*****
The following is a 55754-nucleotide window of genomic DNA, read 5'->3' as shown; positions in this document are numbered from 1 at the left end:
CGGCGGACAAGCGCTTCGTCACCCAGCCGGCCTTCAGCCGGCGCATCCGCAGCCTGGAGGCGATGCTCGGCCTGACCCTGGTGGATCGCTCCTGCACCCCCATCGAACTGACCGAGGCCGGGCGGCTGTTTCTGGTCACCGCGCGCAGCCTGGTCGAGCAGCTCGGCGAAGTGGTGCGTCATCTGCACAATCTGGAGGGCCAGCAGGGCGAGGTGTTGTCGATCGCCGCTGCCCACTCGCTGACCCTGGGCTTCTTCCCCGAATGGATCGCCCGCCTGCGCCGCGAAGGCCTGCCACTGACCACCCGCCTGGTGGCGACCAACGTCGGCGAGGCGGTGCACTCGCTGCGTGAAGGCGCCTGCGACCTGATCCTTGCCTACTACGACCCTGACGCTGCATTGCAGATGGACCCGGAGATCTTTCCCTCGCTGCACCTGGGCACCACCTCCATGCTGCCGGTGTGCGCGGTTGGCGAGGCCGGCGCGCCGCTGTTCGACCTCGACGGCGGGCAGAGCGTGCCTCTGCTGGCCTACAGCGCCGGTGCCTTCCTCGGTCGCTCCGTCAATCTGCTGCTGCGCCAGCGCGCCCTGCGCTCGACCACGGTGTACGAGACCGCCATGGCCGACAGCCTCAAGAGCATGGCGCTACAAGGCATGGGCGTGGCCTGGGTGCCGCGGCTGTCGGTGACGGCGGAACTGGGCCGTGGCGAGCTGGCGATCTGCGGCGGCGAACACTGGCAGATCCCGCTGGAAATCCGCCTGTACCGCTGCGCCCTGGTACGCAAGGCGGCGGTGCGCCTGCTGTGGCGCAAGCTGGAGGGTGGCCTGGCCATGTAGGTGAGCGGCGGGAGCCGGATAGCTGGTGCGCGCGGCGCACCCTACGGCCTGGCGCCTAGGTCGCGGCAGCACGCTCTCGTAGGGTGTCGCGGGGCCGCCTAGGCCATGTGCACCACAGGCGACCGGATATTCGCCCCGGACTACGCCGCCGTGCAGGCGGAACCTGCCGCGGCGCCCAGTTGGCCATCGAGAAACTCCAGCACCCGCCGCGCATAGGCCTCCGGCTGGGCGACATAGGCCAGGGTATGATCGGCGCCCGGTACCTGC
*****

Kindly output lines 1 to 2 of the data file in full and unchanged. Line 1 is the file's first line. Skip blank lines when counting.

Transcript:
The following is a 55754-nucleotide window of genomic DNA, read 5'->3' as shown; positions in this document are numbered from 1 at the left end:
CGGCGGACAAGCGCTTCGTCACCCAGCCGGCCTTCAGCCGGCGCATCCGCAGCCTGGAGGCGATGCTCGGCCTGACCCTGGTGGATCGCTCCTGCACCCCCATCGAACTGACCGAGGCCGGGCGGCTGTTTCTGGTCACCGCGCGCAGCCTGGTCGAGCAGCTCGGCGAAGTGGTGCGTCATCTGCACAATCTGGAGGGCCAGCAGGGCGAGGTGTTGTCGATCGCCGCTGCCCACTCGCTGACCCTGGGCTTCTTCCCCGAATGGATCGCCCGCCTGCGCCGCGAAGGCCTGCCACTGACCACCCGCCTGGTGGCGACCAACGTCGGCGAGGCGGTGCACTCGCTGCGTGAAGGCGCCTGCGACCTGATCCTTGCCTACTACGACCCTGACGCTGCATTGCAGATGGACCCGGAGATCTTTCCCTCGCTGCACCTGGGCACCACCTCCATGCTGCCGGTGTGCGCGGTTGGCGAGGCCGGCGCGCCGCTGTTCGACCTCGACGGCGGGCAGAGCGTGCCTCTGCTGGCCTACAGCGCCGGTGCCTTCCTCGGTCGCTCCGTCAATCTGCTGCTGCGCCAGCGCGCCCTGCGCTCGACCACGGTGTACGAGACCGCCATGGCCGACAGCCTCAAGAGCATGGCGCTACAAGGCATGGGCGTGGCCTGGGTGCCGCGGCTGTCGGTGACGGCGGAACTGGGCCGTGGCGAGCTGGCGATCTGCGGCGGCGAACACTGGCAGATCCCGCTGGAAATCCGCCTGTACCGCTGCGCCCTGGTACGCAAGGCGGCGGTGCGCCTGCTGTGGCGCAAGCTGGAGGGTGGCCTGGCCATGTAGGTGAGCGGCGGGAGCCGGATAGCTGGTGCGCGCGGCGCACCCTACGGCCTGGCGCCTAGGTCGCGGCAGCACGCTCTCGTAGGGTGTCGCGGGGCCGCCTAGGCCATGTGCACCACAGGCGACCGGATATTCGCCCCGGACTACGCCGCCGTGCAGGCGGAACCTGCCGCGGCGCCCAGTTGGCCATCGAGAAACTCCAGCACCCGCCGCGCATAGGCCTCCGGCTGGGCGACATAGGCCAGGGTATGATCGGCGCCCGGTACCTGC